Bullets, pen caps and flawed logic

August 22, 2013, 12:00 pm UNP parliamentarian Ajith Mannapperuma got into hot water when he, in a bid to drive his point home during Wednesday’s adjournment debate on the Weliweriya killings, produced an object, claiming that it was a bullet used in crushing the Aug. 01 protest. He insisted that it had been found embedded in a wayside wall. However, when the government MPs raised hell calling for disciplinary action against him for bringing a bullet into the House, Deputy Speaker Chandima Weerakkody said MP Mannapperuma had claimed what he had just shown was not a bullet but a gold coloured pen cap. Mannapperuma must have been caught on camera as Parliament has a CCTV system and it is not difficult to identify what was actually in his hand. Whether it was bullet or a pen cap, his argument that those who asked for aqua pura were shot still holds water. But, he will have to explain why he claimed that the object he showed the House had been found stuck in a wall. Is it a case of the pen being as strong as a bullet? There are lessons that the Opposition should learn from MP Mannapperuma’s experience. Propaganda, unless handled properly, could become counterproductive. He with his unnecessary theatrics let a jittery government which had been on the defensive go on the offensive. He should have known better than to use a bullet or a pen cap as a peg to hang his argument on. In so doing, he allowed his opponents to make a Straw Man of his claim and demolish it without countering his argument. This is a common logical fallacy. Worse, what has got highlighted in the media is not the main thrust of his argument—people who asked for water got bullets—but the fact that he produced something in the House calling it a bullet used in quelling the Weliweriya protest and then retracted his claim. Another common logical fallacy we see in parliamentary debates is argumentum ad hominem or ‘argument against the man’, which the government effectively employs in tackling key Opposition figures. It looks as if besides Erskine May’s Parliamentary Practice, parliamentarians had to read a few books on logic––at least Robert Gula’s work, Nonsense: How we abuse logic in our everyday language.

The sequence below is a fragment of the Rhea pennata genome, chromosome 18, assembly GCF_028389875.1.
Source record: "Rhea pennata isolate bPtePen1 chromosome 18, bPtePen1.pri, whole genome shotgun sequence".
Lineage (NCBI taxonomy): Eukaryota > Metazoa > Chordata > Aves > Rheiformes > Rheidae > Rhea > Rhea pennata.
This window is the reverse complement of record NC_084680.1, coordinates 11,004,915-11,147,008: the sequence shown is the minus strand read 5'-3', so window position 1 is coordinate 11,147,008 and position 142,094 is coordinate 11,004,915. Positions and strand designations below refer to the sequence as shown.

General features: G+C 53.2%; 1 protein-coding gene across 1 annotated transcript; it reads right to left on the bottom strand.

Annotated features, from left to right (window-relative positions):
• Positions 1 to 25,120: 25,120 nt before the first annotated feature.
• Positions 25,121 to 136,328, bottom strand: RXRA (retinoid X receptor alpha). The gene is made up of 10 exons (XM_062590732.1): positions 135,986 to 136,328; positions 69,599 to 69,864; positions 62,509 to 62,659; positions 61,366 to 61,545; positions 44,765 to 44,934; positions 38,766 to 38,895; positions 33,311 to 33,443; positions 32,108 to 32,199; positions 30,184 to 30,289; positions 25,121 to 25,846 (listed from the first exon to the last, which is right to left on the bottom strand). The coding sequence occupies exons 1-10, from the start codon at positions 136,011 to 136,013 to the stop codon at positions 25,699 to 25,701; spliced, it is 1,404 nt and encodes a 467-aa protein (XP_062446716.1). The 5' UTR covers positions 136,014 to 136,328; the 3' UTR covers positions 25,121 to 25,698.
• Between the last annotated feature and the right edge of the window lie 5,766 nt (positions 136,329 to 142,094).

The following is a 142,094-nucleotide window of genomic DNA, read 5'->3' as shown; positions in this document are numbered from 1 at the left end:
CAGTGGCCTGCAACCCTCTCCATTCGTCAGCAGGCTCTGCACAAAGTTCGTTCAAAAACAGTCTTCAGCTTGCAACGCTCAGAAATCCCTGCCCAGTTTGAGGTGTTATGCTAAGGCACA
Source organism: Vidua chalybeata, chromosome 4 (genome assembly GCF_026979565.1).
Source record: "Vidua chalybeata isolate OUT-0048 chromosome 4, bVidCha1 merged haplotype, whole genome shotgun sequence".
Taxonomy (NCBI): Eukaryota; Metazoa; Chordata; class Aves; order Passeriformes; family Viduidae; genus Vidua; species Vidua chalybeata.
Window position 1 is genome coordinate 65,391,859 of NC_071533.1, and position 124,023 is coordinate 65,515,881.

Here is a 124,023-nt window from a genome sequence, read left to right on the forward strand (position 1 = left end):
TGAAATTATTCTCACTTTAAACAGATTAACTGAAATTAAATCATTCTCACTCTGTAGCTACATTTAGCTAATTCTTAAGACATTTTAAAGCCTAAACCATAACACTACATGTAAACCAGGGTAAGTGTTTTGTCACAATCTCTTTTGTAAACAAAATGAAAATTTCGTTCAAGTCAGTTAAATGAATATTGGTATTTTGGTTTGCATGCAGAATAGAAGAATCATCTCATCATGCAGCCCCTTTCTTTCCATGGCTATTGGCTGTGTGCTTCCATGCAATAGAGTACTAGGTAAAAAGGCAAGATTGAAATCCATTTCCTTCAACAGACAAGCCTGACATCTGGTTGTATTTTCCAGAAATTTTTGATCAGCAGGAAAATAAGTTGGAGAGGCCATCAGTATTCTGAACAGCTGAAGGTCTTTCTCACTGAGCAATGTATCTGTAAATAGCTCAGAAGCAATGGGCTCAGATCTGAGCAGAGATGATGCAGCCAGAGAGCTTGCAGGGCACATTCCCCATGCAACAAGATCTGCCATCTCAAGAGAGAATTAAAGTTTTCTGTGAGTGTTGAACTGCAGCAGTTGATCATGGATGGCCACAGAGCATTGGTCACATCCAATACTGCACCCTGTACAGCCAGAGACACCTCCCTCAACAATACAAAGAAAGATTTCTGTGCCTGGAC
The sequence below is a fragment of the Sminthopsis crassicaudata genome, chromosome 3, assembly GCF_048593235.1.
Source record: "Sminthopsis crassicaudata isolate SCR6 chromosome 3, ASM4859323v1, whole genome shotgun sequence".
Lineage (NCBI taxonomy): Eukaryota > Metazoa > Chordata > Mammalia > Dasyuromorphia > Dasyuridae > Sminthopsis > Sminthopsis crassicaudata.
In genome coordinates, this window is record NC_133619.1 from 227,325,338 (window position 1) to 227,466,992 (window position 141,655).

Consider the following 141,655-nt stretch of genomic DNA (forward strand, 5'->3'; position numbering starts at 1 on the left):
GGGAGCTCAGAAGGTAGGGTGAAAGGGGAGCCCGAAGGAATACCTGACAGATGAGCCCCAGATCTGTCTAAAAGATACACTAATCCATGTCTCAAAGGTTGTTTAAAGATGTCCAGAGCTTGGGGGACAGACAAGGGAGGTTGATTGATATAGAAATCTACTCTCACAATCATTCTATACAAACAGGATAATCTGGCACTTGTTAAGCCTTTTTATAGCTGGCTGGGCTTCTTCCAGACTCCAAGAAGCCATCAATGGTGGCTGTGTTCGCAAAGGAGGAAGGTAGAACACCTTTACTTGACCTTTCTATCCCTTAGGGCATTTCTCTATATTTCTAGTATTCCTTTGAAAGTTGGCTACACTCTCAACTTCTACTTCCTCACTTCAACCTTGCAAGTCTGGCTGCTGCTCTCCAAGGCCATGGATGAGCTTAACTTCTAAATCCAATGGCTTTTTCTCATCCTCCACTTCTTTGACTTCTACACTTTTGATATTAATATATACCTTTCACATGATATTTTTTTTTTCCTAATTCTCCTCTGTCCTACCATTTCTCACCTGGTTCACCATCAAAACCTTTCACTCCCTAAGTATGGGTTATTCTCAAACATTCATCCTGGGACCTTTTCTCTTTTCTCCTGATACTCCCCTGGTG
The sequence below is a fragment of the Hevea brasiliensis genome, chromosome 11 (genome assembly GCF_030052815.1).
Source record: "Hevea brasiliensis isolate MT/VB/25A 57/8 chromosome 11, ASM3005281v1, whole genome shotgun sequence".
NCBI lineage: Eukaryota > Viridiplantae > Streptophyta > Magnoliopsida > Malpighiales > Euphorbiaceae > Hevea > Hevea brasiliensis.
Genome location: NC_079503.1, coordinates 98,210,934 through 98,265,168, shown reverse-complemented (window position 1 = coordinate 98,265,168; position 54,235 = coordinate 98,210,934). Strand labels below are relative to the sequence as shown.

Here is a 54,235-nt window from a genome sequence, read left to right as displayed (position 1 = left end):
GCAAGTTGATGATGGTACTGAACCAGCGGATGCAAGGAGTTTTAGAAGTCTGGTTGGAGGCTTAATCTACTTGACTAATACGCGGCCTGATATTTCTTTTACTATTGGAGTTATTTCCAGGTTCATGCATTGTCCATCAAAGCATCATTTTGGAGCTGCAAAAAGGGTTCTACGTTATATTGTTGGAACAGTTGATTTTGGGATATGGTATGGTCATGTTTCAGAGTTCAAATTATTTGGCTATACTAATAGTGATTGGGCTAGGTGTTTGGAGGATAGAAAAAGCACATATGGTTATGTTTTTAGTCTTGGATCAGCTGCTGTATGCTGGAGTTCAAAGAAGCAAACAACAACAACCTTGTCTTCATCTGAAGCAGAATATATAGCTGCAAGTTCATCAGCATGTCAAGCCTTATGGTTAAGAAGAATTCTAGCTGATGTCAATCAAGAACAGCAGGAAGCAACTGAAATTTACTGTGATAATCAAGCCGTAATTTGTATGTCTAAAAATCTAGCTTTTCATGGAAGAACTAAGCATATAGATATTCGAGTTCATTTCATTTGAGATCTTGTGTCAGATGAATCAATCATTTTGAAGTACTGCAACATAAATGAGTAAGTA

It is hoped that some smart government politician or propagandist will not concoct an absurd theory that deaths and injuries at Weliweriya were caused by flying pen caps and, therefore, the blame should be pinned on journalists who covered the event! Anything is possible in this country where there’s a sucker born every minute. A welcome warning Elections Commissioner Mahinda Deshapriya is reported to have warned that the names of successful candidates at the Provincial Council polls to be held next month will not be gazetted unless they declare their assets and liabilities. About 99 per cent of the candidates in the fray have not complied with that legal requirement, he says. It is heartening that he has decided to put his foot down. Such stern action is called for if arrogant politicians are to be made to fall in line. However, let us not be so naïve as to expect the candidates to declare all their assets in compliance with the Polls Chief’s directive. They are past masters of stashing away ill-gotten wealth and covering their tracks. It will be suicidal for them to reveal their illegally acquired assets, in most cases, in others’ names. While the Elections Commissioner is to be commended for his bold action, let him be urged to go the whole hog to tame the rogues in the contest. Most UPFA candidates stand accused of abusing state resources in their election campaigns. This is a serious offence and the culprits should not be allowed to go unpunished. Election monitors have furnished irrefutable evidence of the blatant misuse by ruling party contestants of public property. The Polls Chief has already taken into custody about a dozen state-owned vehicles misused by some candidates. He does not have powers to take punitive action against them, election monitors say. However, something drastic needs to be done; the only way to put an end to this practice is for someone to institute legal action against the offenders with a view to having them disqualified in the event of their election. If the ordinary people are fined heavily for minor offences such as driving their own vehicles without wearing seat belts, the kith and kin of the ruling party politicians must be made to pay for misusing state-owned vehicles etc.

Posted by Thavam

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